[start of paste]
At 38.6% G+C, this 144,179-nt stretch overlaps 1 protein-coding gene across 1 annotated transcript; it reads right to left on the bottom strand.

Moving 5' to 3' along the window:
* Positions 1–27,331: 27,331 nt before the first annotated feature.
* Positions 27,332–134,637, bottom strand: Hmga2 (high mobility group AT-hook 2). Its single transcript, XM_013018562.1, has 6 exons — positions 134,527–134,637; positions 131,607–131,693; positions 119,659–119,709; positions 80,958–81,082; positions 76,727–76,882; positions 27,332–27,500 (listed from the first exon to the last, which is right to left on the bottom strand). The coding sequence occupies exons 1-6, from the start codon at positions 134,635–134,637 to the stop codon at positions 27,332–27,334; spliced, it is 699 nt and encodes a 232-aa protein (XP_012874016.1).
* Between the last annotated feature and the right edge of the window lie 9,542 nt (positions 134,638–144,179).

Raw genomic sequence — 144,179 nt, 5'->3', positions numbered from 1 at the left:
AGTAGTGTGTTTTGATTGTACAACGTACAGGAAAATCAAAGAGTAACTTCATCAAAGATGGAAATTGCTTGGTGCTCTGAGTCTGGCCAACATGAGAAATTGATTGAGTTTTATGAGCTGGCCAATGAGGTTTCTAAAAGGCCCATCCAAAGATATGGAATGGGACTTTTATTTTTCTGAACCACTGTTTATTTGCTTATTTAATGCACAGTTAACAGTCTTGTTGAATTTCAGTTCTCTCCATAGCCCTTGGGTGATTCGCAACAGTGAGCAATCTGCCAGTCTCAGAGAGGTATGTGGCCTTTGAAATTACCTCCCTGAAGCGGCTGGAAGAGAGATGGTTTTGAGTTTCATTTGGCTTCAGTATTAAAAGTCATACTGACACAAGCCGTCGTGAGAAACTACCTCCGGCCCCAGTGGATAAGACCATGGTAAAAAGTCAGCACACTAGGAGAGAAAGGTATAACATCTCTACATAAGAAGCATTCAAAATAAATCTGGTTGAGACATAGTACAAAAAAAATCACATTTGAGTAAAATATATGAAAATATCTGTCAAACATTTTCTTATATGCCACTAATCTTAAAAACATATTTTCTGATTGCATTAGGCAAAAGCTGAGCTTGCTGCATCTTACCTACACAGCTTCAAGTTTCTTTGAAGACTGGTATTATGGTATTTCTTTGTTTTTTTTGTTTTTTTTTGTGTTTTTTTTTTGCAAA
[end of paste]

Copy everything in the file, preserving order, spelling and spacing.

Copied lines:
At 38.6% G+C, this 144,179-nt stretch overlaps 1 protein-coding gene across 1 annotated transcript; it reads right to left on the bottom strand.

Moving 5' to 3' along the window:
* Positions 1–27,331: 27,331 nt before the first annotated feature.
* Positions 27,332–134,637, bottom strand: Hmga2 (high mobility group AT-hook 2). Its single transcript, XM_013018562.1, has 6 exons — positions 134,527–134,637; positions 131,607–131,693; positions 119,659–119,709; positions 80,958–81,082; positions 76,727–76,882; positions 27,332–27,500 (listed from the first exon to the last, which is right to left on the bottom strand). The coding sequence occupies exons 1-6, from the start codon at positions 134,635–134,637 to the stop codon at positions 27,332–27,334; spliced, it is 699 nt and encodes a 232-aa protein (XP_012874016.1).
* Between the last annotated feature and the right edge of the window lie 9,542 nt (positions 134,638–144,179).

Raw genomic sequence — 144,179 nt, 5'->3', positions numbered from 1 at the left:
AGTAGTGTGTTTTGATTGTACAACGTACAGGAAAATCAAAGAGTAACTTCATCAAAGATGGAAATTGCTTGGTGCTCTGAGTCTGGCCAACATGAGAAATTGATTGAGTTTTATGAGCTGGCCAATGAGGTTTCTAAAAGGCCCATCCAAAGATATGGAATGGGACTTTTATTTTTCTGAACCACTGTTTATTTGCTTATTTAATGCACAGTTAACAGTCTTGTTGAATTTCAGTTCTCTCCATAGCCCTTGGGTGATTCGCAACAGTGAGCAATCTGCCAGTCTCAGAGAGGTATGTGGCCTTTGAAATTACCTCCCTGAAGCGGCTGGAAGAGAGATGGTTTTGAGTTTCATTTGGCTTCAGTATTAAAAGTCATACTGACACAAGCCGTCGTGAGAAACTACCTCCGGCCCCAGTGGATAAGACCATGGTAAAAAGTCAGCACACTAGGAGAGAAAGGTATAACATCTCTACATAAGAAGCATTCAAAATAAATCTGGTTGAGACATAGTACAAAAAAAATCACATTTGAGTAAAATATATGAAAATATCTGTCAAACATTTTCTTATATGCCACTAATCTTAAAAACATATTTTCTGATTGCATTAGGCAAAAGCTGAGCTTGCTGCATCTTACCTACACAGCTTCAAGTTTCTTTGAAGACTGGTATTATGGTATTTCTTTGTTTTTTTTGTTTTTTTTTGTGTTTTTTTTTTGCAAA